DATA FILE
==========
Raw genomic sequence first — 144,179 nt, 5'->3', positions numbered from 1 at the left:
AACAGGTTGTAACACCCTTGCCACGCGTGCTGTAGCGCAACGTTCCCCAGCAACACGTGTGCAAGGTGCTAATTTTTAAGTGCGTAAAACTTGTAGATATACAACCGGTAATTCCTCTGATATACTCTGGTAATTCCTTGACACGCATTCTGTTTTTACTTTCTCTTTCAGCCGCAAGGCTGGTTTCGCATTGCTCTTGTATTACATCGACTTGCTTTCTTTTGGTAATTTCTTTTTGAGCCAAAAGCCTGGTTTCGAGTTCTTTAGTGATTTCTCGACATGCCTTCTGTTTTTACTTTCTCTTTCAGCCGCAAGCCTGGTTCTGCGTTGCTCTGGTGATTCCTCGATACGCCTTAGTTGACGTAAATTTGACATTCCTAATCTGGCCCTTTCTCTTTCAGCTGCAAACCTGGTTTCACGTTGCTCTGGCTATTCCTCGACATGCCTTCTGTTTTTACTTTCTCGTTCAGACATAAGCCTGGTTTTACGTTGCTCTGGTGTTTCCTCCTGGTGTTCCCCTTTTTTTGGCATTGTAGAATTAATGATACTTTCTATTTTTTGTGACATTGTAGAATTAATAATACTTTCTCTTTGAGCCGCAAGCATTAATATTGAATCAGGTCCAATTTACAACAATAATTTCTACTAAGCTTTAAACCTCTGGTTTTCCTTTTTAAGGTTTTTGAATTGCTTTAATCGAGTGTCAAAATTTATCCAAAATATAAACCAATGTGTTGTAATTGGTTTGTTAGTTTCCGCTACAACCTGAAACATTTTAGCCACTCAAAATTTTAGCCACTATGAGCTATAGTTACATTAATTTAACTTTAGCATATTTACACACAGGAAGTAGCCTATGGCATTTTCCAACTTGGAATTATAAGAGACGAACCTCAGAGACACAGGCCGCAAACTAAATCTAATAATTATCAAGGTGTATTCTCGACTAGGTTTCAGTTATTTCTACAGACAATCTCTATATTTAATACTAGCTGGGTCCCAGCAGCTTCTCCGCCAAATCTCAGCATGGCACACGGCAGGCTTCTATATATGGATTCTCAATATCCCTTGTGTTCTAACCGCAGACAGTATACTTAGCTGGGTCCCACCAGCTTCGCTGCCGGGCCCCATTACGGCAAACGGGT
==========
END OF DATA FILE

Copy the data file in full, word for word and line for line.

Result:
Raw genomic sequence first — 144,179 nt, 5'->3', positions numbered from 1 at the left:
AACAGGTTGTAACACCCTTGCCACGCGTGCTGTAGCGCAACGTTCCCCAGCAACACGTGTGCAAGGTGCTAATTTTTAAGTGCGTAAAACTTGTAGATATACAACCGGTAATTCCTCTGATATACTCTGGTAATTCCTTGACACGCATTCTGTTTTTACTTTCTCTTTCAGCCGCAAGGCTGGTTTCGCATTGCTCTTGTATTACATCGACTTGCTTTCTTTTGGTAATTTCTTTTTGAGCCAAAAGCCTGGTTTCGAGTTCTTTAGTGATTTCTCGACATGCCTTCTGTTTTTACTTTCTCTTTCAGCCGCAAGCCTGGTTCTGCGTTGCTCTGGTGATTCCTCGATACGCCTTAGTTGACGTAAATTTGACATTCCTAATCTGGCCCTTTCTCTTTCAGCTGCAAACCTGGTTTCACGTTGCTCTGGCTATTCCTCGACATGCCTTCTGTTTTTACTTTCTCGTTCAGACATAAGCCTGGTTTTACGTTGCTCTGGTGTTTCCTCCTGGTGTTCCCCTTTTTTTGGCATTGTAGAATTAATGATACTTTCTATTTTTTGTGACATTGTAGAATTAATAATACTTTCTCTTTGAGCCGCAAGCATTAATATTGAATCAGGTCCAATTTACAACAATAATTTCTACTAAGCTTTAAACCTCTGGTTTTCCTTTTTAAGGTTTTTGAATTGCTTTAATCGAGTGTCAAAATTTATCCAAAATATAAACCAATGTGTTGTAATTGGTTTGTTAGTTTCCGCTACAACCTGAAACATTTTAGCCACTCAAAATTTTAGCCACTATGAGCTATAGTTACATTAATTTAACTTTAGCATATTTACACACAGGAAGTAGCCTATGGCATTTTCCAACTTGGAATTATAAGAGACGAACCTCAGAGACACAGGCCGCAAACTAAATCTAATAATTATCAAGGTGTATTCTCGACTAGGTTTCAGTTATTTCTACAGACAATCTCTATATTTAATACTAGCTGGGTCCCAGCAGCTTCTCCGCCAAATCTCAGCATGGCACACGGCAGGCTTCTATATATGGATTCTCAATATCCCTTGTGTTCTAACCGCAGACAGTATACTTAGCTGGGTCCCACCAGCTTCGCTGCCGGGCCCCATTACGGCAAACGGGT